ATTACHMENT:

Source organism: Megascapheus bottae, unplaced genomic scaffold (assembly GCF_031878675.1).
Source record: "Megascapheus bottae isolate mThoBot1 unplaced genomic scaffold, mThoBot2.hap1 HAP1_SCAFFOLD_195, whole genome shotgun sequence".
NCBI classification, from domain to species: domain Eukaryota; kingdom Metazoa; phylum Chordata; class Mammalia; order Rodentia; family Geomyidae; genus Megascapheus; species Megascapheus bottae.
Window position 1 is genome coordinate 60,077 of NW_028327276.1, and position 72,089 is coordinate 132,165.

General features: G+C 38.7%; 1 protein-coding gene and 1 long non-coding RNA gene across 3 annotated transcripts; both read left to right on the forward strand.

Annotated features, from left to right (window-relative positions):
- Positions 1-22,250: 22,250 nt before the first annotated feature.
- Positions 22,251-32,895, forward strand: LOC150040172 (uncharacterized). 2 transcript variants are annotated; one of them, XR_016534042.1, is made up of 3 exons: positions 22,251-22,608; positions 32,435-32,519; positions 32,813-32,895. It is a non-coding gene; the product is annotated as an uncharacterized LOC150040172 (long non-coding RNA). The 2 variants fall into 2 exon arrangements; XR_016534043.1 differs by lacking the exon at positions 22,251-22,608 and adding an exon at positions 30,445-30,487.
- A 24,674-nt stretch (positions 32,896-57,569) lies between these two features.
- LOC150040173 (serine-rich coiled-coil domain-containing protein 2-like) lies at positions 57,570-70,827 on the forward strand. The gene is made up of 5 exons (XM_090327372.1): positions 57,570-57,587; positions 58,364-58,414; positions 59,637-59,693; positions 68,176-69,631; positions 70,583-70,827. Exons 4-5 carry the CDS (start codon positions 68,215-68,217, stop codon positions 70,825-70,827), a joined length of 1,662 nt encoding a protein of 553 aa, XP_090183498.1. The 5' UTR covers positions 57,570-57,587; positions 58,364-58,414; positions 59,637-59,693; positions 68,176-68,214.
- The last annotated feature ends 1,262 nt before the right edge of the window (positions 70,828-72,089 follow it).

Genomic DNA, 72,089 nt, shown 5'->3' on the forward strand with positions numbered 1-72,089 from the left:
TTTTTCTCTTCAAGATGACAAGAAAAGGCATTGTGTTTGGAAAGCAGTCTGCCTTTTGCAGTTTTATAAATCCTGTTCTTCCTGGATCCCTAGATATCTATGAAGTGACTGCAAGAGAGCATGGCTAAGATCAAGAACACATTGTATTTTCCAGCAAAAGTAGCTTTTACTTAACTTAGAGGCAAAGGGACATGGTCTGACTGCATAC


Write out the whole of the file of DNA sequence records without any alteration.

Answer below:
Source organism: Megascapheus bottae, unplaced genomic scaffold (assembly GCF_031878675.1).
Source record: "Megascapheus bottae isolate mThoBot1 unplaced genomic scaffold, mThoBot2.hap1 HAP1_SCAFFOLD_195, whole genome shotgun sequence".
NCBI classification, from domain to species: domain Eukaryota; kingdom Metazoa; phylum Chordata; class Mammalia; order Rodentia; family Geomyidae; genus Megascapheus; species Megascapheus bottae.
Window position 1 is genome coordinate 60,077 of NW_028327276.1, and position 72,089 is coordinate 132,165.

General features: G+C 38.7%; 1 protein-coding gene and 1 long non-coding RNA gene across 3 annotated transcripts; both read left to right on the forward strand.

Annotated features, from left to right (window-relative positions):
- Positions 1-22,250: 22,250 nt before the first annotated feature.
- Positions 22,251-32,895, forward strand: LOC150040172 (uncharacterized). 2 transcript variants are annotated; one of them, XR_016534042.1, is made up of 3 exons: positions 22,251-22,608; positions 32,435-32,519; positions 32,813-32,895. It is a non-coding gene; the product is annotated as an uncharacterized LOC150040172 (long non-coding RNA). The 2 variants fall into 2 exon arrangements; XR_016534043.1 differs by lacking the exon at positions 22,251-22,608 and adding an exon at positions 30,445-30,487.
- A 24,674-nt stretch (positions 32,896-57,569) lies between these two features.
- LOC150040173 (serine-rich coiled-coil domain-containing protein 2-like) lies at positions 57,570-70,827 on the forward strand. The gene is made up of 5 exons (XM_090327372.1): positions 57,570-57,587; positions 58,364-58,414; positions 59,637-59,693; positions 68,176-69,631; positions 70,583-70,827. Exons 4-5 carry the CDS (start codon positions 68,215-68,217, stop codon positions 70,825-70,827), a joined length of 1,662 nt encoding a protein of 553 aa, XP_090183498.1. The 5' UTR covers positions 57,570-57,587; positions 58,364-58,414; positions 59,637-59,693; positions 68,176-68,214.
- The last annotated feature ends 1,262 nt before the right edge of the window (positions 70,828-72,089 follow it).

Genomic DNA, 72,089 nt, shown 5'->3' on the forward strand with positions numbered 1-72,089 from the left:
TTTTTCTCTTCAAGATGACAAGAAAAGGCATTGTGTTTGGAAAGCAGTCTGCCTTTTGCAGTTTTATAAATCCTGTTCTTCCTGGATCCCTAGATATCTATGAAGTGACTGCAAGAGAGCATGGCTAAGATCAAGAACACATTGTATTTTCCAGCAAAAGTAGCTTTTACTTAACTTAGAGGCAAAGGGACATGGTCTGACTGCATAC